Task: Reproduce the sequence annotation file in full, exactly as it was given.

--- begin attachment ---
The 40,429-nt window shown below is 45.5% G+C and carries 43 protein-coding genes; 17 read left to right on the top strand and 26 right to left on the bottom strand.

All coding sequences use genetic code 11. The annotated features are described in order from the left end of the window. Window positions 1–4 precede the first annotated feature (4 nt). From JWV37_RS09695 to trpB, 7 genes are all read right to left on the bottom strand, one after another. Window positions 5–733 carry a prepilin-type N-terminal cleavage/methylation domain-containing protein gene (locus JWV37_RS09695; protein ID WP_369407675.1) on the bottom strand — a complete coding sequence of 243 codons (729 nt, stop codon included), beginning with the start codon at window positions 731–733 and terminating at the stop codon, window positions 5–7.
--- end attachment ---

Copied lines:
The 40,429-nt window shown below is 45.5% G+C and carries 43 protein-coding genes; 17 read left to right on the top strand and 26 right to left on the bottom strand.

All coding sequences use genetic code 11. The annotated features are described in order from the left end of the window. Window positions 1–4 precede the first annotated feature (4 nt). From JWV37_RS09695 to trpB, 7 genes are all read right to left on the bottom strand, one after another. Window positions 5–733 carry a prepilin-type N-terminal cleavage/methylation domain-containing protein gene (locus JWV37_RS09695; protein ID WP_369407675.1) on the bottom strand — a complete coding sequence of 243 codons (729 nt, stop codon included), beginning with the start codon at window positions 731–733 and terminating at the stop codon, window positions 5–7.